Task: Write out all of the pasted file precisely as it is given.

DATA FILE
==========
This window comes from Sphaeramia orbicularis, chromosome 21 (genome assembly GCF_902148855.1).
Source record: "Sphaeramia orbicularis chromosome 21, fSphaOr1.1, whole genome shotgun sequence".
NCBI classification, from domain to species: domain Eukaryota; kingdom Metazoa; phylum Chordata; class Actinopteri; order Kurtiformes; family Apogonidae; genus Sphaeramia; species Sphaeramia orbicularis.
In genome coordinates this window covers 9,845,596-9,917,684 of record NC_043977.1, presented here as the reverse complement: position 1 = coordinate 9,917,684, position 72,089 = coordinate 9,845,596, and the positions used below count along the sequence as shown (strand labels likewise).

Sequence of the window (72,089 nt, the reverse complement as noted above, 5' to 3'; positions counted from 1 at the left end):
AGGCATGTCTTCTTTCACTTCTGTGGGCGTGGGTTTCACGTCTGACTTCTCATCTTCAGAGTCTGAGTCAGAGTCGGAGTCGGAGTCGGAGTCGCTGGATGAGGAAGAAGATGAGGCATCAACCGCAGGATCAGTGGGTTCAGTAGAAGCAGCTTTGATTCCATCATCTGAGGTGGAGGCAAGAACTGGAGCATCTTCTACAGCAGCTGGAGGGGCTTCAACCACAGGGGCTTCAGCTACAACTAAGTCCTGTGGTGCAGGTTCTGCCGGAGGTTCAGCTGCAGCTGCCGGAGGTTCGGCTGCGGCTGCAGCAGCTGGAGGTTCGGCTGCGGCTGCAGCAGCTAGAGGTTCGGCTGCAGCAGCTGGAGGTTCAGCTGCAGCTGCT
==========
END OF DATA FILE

This window comes from Sphaeramia orbicularis, chromosome 21 (genome assembly GCF_902148855.1).
Source record: "Sphaeramia orbicularis chromosome 21, fSphaOr1.1, whole genome shotgun sequence".
NCBI classification, from domain to species: domain Eukaryota; kingdom Metazoa; phylum Chordata; class Actinopteri; order Kurtiformes; family Apogonidae; genus Sphaeramia; species Sphaeramia orbicularis.
In genome coordinates this window covers 9,845,596-9,917,684 of record NC_043977.1, presented here as the reverse complement: position 1 = coordinate 9,917,684, position 72,089 = coordinate 9,845,596, and the positions used below count along the sequence as shown (strand labels likewise).

Sequence of the window (72,089 nt, the reverse complement as noted above, 5' to 3'; positions counted from 1 at the left end):
AGGCATGTCTTCTTTCACTTCTGTGGGCGTGGGTTTCACGTCTGACTTCTCATCTTCAGAGTCTGAGTCAGAGTCGGAGTCGGAGTCGGAGTCGCTGGATGAGGAAGAAGATGAGGCATCAACCGCAGGATCAGTGGGTTCAGTAGAAGCAGCTTTGATTCCATCATCTGAGGTGGAGGCAAGAACTGGAGCATCTTCTACAGCAGCTGGAGGGGCTTCAACCACAGGGGCTTCAGCTACAACTAAGTCCTGTGGTGCAGGTTCTGCCGGAGGTTCAGCTGCAGCTGCCGGAGGTTCGGCTGCGGCTGCAGCAGCTGGAGGTTCGGCTGCGGCTGCAGCAGCTAGAGGTTCGGCTGCAGCAGCTGGAGGTTCAGCTGCAGCTGCT